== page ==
Tanya Gabrielian was the most interesting, her body mobile and her face expressive in responding to the changing moods of the music in a way that I felt was natural and not added for effect; I think we were all captivated watching and listening to her. Might not Aimard's advice that she should practise with a mirror be inhibiting and undermine her spontaneity? I look forward to hearing Tanya in recital. *

My only surprise (and regret on behalf of the pianists) was that the session was not recorded/or videoed - there must be substantial limits to how much of the tuition the pupils would have been able to take in and absorb during the lessons?

During the morning Pierre-Laurent evoked orchestral instruments to illustrate his wants in the most imaginative way, that suggesting that he ought to be commissioned to prepare orchestral arrangements of the music under the microscope, especially the Bartok and Debussy selections. But he is a busy man, and we had booked to hear him play Ligeti's Etudes at the Wigmore Hall the same evening....

Pagannini Festival

In the middle of my Aimard sandwich I was able to sample the major Pagannini Festival in full flood at the Academy, with numerous performances and academic events based on their precious collection in their Strings Gallery. Peter Sheppard Skærved demonstrated Viotti's Strad and Paganini's Del Gesu-Il Cannone, & with eminent violin teacher Howard Davis held a splendidly spontaneous public conversation around the glass cases, going into arcane aspects of bowing and shoulder rests, and constructing pedigrees through generations of teachers back to Pagannini himself! Illuminating for cognoscenti, entertaining for the rest of us.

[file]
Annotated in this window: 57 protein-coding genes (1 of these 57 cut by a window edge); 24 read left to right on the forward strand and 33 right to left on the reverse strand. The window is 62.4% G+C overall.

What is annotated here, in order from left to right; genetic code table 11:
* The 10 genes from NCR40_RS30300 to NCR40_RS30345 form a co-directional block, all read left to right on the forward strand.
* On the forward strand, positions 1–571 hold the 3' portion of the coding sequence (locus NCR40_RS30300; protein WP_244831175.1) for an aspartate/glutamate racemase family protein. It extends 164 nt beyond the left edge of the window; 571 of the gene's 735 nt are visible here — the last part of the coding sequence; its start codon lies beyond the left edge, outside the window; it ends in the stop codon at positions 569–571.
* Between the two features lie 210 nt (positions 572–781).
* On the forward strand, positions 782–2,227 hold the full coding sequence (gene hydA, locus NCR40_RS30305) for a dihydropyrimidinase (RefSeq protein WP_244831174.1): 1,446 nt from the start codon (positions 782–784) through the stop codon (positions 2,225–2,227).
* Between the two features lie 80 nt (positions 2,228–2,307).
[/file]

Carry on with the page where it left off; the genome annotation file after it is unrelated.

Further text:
I caught unusual repertoire in the Concert Orchestra's lunchtime concert in the large and completely full Duke's Hall. It was good to hear Liszt's variations on the Dies Irae and a Paganini Violin Concerto, neither of which would normally attract our critical attention, in good live accounts; the essential components of vulnerability and tension are destroyed by the 'perfectionism' of digital recording.

At Wigmore Hall's 70th birthday tribute for Sir John Tusa, regulars who filled the hall were astonished by Pierre-Laurent Aimard's account of seven of the brain and finger twisting studies of Ligeti, now well established in the essential repertoire of ambitious young pianists.

That Wigmore Hall concert's mixed programme links with Arrangements - another theme in the forefront of my week's listening and thinking.

Lieder selections by established singers Joan Rodgers and Alice Coote failed to eclipse the pleasure of the younger Kate Royal's recital earlier in the week. My review of her recital draws attention to her contribution to a fine recording of Mahler's 4th Symphony in a reduced arrangement for chamber orchestra which had been premiered at Wigmore Hall.

The Tusa concert ended with Schubert's String Quintet in all its glory, given by five individual string players who came together at Sir John's invitation. That is how it should be - and was originally. Ensemble was excellent and there was no feeling that any one of the players was directing the others.